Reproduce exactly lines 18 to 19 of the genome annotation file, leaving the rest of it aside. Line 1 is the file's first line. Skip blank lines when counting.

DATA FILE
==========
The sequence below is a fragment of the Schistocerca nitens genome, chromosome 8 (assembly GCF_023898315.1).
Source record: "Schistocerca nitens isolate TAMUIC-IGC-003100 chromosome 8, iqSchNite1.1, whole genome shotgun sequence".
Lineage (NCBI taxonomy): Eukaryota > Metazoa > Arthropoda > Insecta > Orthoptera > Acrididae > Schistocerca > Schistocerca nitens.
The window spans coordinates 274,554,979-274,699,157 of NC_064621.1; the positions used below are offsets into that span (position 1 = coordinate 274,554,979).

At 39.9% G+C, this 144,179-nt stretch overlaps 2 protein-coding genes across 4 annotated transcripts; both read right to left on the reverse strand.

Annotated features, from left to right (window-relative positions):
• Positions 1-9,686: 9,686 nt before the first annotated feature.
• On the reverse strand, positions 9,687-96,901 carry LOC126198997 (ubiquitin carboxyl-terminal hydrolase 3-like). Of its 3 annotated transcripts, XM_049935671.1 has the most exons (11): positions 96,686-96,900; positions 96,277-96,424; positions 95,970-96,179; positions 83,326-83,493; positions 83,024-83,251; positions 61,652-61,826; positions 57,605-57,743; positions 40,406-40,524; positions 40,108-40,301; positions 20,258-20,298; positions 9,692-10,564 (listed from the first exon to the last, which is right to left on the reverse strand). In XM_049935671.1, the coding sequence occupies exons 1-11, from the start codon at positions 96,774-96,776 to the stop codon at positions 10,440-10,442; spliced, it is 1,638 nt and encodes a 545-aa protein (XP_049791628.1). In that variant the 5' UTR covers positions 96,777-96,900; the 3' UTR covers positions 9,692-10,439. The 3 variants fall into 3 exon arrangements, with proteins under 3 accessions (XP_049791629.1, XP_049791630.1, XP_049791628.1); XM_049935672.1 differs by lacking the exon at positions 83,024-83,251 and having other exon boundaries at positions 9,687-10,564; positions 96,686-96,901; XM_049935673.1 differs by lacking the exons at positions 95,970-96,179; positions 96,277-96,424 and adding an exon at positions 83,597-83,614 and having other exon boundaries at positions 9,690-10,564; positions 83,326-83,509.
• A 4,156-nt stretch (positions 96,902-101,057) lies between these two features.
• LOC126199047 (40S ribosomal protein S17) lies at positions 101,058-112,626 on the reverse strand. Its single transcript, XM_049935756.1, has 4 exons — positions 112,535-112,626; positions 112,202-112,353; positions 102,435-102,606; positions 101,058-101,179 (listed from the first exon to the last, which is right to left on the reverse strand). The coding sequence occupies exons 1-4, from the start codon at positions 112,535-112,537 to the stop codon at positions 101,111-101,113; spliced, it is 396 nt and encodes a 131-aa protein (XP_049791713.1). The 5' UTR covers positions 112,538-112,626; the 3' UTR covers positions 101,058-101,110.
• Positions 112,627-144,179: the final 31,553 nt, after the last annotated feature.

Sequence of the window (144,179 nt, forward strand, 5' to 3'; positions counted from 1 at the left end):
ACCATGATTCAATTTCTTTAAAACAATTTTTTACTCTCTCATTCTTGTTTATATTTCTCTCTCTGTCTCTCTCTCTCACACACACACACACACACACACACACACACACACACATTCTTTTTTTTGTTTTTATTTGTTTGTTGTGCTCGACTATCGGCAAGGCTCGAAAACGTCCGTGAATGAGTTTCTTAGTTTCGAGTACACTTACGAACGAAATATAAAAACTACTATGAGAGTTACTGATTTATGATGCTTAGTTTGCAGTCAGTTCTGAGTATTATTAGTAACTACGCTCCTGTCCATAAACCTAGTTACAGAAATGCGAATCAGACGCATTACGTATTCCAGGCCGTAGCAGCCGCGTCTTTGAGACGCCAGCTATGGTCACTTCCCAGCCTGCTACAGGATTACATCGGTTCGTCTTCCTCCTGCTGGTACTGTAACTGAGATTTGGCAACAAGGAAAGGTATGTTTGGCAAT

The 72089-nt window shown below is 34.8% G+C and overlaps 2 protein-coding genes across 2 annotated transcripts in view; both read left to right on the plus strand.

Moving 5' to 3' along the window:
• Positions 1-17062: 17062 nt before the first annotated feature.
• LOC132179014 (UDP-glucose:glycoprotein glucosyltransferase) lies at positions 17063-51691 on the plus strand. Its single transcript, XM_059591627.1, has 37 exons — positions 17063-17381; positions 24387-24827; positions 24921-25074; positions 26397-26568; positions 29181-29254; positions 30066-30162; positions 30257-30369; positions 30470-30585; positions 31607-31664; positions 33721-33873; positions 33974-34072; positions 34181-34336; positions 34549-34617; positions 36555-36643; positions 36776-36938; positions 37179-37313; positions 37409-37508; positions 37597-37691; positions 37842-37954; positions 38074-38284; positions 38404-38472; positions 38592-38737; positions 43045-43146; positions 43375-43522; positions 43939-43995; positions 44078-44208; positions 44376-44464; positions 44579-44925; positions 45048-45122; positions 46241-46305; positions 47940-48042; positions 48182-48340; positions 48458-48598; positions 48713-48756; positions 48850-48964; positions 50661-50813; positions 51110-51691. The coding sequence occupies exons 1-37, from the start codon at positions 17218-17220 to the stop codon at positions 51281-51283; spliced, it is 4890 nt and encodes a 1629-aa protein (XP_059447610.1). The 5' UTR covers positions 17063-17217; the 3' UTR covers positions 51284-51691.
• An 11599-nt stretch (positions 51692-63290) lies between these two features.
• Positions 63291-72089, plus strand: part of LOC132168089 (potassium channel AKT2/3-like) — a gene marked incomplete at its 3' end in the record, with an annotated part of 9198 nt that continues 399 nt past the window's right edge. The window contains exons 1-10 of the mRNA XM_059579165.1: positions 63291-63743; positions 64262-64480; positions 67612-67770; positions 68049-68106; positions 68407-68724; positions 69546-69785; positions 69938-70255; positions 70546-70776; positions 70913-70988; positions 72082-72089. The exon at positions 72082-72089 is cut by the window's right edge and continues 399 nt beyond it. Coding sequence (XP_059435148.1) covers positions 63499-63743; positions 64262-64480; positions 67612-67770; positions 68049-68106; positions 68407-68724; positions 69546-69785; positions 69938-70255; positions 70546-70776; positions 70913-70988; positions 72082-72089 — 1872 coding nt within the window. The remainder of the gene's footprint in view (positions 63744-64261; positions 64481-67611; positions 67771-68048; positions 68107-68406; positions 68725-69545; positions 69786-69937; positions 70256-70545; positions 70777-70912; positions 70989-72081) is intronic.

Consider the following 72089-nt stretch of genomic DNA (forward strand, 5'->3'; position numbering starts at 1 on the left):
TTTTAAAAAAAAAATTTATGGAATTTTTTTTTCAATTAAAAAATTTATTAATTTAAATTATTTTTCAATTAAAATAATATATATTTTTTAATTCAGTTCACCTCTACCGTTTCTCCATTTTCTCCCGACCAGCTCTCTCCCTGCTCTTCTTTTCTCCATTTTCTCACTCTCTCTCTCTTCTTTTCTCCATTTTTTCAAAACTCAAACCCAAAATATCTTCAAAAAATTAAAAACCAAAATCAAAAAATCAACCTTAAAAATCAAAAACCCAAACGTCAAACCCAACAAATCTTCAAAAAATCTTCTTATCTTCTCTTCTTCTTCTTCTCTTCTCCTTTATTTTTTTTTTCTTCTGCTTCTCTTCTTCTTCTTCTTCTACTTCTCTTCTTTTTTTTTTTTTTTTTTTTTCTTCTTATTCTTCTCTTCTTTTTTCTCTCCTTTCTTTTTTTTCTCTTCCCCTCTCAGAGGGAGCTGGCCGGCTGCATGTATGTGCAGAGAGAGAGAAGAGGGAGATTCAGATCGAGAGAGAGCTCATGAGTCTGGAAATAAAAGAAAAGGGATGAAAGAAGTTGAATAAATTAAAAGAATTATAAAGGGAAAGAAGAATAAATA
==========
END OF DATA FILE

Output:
• An 11599-nt stretch (positions 51692-63290) lies between these two features.
• Positions 63291-72089, plus strand: part of LOC132168089 (potassium channel AKT2/3-like) — a gene marked incomplete at its 3' end in the record, with an annotated part of 9198 nt that continues 399 nt past the window's right edge. The window contains exons 1-10 of the mRNA XM_059579165.1: positions 63291-63743; positions 64262-64480; positions 67612-67770; positions 68049-68106; positions 68407-68724; positions 69546-69785; positions 69938-70255; positions 70546-70776; positions 70913-70988; positions 72082-72089. The exon at positions 72082-72089 is cut by the window's right edge and continues 399 nt beyond it. Coding sequence (XP_059435148.1) covers positions 63499-63743; positions 64262-64480; positions 67612-67770; positions 68049-68106; positions 68407-68724; positions 69546-69785; positions 69938-70255; positions 70546-70776; positions 70913-70988; positions 72082-72089 — 1872 coding nt within the window. The remainder of the gene's footprint in view (positions 63744-64261; positions 64481-67611; positions 67771-68048; positions 68107-68406; positions 68725-69545; positions 69786-69937; positions 70256-70545; positions 70777-70912; positions 70989-72081) is intronic.